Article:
Still, it's not all bad...

The locations
The Man With The Golden Gun is one of those Bond films where the story was written around the locations, which is reflected in the weakness of the former and the strength of the latter. With filming taking place in, among other places, an actual Macau casino, an actual floating market in Thailand and an actual Muay Thai boxing arena, it's a veritable travelogue of South East Asia, and every inch of the region is squeezed for lovingly-shot detail by the second unit.

The lining of this jacket
Rodge wears six or seven different suits during the course of this film, and considering it's 1974 it's a minor miracle that, by and large, they're not all hideously dated. However it's the lining on this number that, thanks to an unpredictable Bangkok breeze, gets an ill-advised airing. No wonder his reputation precedes him everywhere he goes, he's the only man in the world wearing his grandparents' wallpaper on the inside of his schmutter.

The bridge jump
Without a doubt one of the greatest movie stunts of all time, and certainly the greatest Bond stunt so far, the "astro spiral jump", as it was ridiculously known, was performed in one take by a stunt driver who'd never done it before. It's utterly ludicrous, of course, but that doesn't detract from its genius. What does detract from its genius is John Barry playing a comedy whistle over it as if Bond's trousers have fallen down. BAD BARRY.

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7 comments :

  1. Calumbabalumba if The Incredible Suit wanted intelligent dialogue, complex characters and credible plots he should stick with Ingmar Bergman films. A James Bond film is Tom & Jerry for adults. The films have never been pretentious. They are a bit of a laugh from start to finish. The Incredible Suit may see Roger Moore as a Saville Row dummy and worry about his jacket linings, but for most people a Bond film is pure escapism and adventure. That is what gets bums on seats.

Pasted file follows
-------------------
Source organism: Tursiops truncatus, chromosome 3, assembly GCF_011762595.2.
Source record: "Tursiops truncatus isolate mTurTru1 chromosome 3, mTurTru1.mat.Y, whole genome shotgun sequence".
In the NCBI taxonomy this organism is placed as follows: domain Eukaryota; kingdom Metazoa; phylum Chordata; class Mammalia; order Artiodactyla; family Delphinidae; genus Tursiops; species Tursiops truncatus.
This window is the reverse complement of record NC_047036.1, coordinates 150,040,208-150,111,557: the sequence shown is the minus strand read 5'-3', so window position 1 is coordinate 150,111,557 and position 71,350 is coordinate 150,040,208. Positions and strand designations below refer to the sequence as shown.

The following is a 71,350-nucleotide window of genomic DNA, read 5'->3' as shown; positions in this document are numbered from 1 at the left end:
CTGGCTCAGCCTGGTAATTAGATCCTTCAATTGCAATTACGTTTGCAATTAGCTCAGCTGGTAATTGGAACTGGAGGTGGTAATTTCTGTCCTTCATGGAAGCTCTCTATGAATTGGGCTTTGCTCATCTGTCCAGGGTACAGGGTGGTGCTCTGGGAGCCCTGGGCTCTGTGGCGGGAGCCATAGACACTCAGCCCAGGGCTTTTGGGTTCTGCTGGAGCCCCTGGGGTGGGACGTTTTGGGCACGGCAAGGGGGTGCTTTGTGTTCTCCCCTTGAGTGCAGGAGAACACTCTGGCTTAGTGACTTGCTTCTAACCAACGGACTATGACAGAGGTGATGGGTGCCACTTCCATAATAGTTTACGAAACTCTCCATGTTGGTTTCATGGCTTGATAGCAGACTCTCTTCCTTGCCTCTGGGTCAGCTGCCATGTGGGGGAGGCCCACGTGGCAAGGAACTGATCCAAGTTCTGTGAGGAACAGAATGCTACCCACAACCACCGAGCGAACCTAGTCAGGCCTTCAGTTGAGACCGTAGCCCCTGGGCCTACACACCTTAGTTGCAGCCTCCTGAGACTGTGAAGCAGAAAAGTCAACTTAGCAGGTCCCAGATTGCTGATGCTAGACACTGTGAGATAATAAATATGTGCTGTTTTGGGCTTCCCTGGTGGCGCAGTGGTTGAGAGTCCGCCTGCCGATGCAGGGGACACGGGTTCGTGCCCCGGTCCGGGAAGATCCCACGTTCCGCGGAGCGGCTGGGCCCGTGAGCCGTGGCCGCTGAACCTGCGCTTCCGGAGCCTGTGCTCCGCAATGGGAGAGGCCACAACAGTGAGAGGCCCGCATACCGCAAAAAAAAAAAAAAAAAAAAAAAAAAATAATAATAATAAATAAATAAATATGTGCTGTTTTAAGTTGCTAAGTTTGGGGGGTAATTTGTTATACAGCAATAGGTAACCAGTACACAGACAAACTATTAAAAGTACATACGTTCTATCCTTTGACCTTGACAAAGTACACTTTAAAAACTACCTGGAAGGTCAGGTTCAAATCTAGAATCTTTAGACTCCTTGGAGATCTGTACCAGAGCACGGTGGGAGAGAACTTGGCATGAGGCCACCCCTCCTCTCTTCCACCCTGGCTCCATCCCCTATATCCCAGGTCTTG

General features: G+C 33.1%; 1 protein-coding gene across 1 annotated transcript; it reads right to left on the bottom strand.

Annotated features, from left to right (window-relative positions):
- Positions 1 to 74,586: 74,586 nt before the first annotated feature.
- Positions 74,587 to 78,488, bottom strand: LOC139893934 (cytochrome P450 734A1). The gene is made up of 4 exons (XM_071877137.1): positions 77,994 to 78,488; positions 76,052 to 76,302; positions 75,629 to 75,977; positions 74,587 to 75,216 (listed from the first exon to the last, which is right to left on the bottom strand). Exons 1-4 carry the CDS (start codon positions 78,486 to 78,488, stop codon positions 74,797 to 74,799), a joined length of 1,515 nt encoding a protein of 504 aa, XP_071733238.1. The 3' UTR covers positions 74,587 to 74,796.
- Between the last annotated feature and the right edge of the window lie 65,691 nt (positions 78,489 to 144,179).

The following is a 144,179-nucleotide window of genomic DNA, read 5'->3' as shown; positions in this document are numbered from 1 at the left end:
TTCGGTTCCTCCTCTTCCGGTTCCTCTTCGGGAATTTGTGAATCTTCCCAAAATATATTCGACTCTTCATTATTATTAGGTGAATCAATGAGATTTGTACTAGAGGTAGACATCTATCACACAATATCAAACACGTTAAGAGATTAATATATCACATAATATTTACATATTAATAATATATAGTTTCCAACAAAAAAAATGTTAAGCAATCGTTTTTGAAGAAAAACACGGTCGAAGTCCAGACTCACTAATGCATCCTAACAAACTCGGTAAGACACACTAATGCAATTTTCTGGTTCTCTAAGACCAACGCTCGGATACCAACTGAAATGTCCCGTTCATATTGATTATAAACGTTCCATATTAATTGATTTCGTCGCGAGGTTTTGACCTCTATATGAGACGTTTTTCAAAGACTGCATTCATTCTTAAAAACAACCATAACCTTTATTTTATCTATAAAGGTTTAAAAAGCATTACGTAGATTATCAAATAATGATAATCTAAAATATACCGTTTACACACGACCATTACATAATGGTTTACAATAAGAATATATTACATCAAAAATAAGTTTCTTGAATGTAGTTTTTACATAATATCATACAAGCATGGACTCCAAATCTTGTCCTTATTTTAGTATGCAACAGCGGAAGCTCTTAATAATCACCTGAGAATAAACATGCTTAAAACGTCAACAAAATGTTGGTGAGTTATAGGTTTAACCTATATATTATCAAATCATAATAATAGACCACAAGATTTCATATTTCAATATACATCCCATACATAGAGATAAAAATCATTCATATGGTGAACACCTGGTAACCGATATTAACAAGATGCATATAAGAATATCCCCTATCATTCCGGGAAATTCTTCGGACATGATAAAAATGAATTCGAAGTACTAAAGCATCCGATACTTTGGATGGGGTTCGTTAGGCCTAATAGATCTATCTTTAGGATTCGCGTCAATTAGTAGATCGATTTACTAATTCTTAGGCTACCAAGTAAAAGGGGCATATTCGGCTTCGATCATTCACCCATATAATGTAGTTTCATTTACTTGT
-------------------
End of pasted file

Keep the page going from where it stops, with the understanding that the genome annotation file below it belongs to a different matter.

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  2. That fucking comedy noise over the car-jump pretty much sums up Roger Moore's Bond years for me.

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  3. I love how you point out that there's an unexplored story here that lends the film a probably unintentional emotional resonance, that being the sad tale of Andrea Anders in the same way that Thunderball is kind of a story about the disastrous love affair between Bond and Fiona Volpe. Anders' death actually hurts me and makes me angry at Bond for not taking her seriously. Bond's anger at Scaramanga is justified but because Lee is just so damned charismatic and he and Moore obviously like each other, there's no cathartic pay off. In fact, I end up feeling sorry for Anders *and* Scaramanga.

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  4. holy shit...i laughed. well done review.

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  5. You forgot the subversion on "HE MEANS HIS ..."

    BOND: I am now aiming directly at your groin, so speak now ... or forever hold your peace (/piece).

    AMAZING

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  6. Loving these reviews! The "Bangkok" breeze is Hong Kong breeze!!

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  7. I actually have no problem with the aforementioned midgets (Nick Nack is in my Top Ten henchmen list), flying cars and racist sheriffs, though the plot with Anders could have made this one a bit better.

    Also, they could have done better with the climax at the fun house.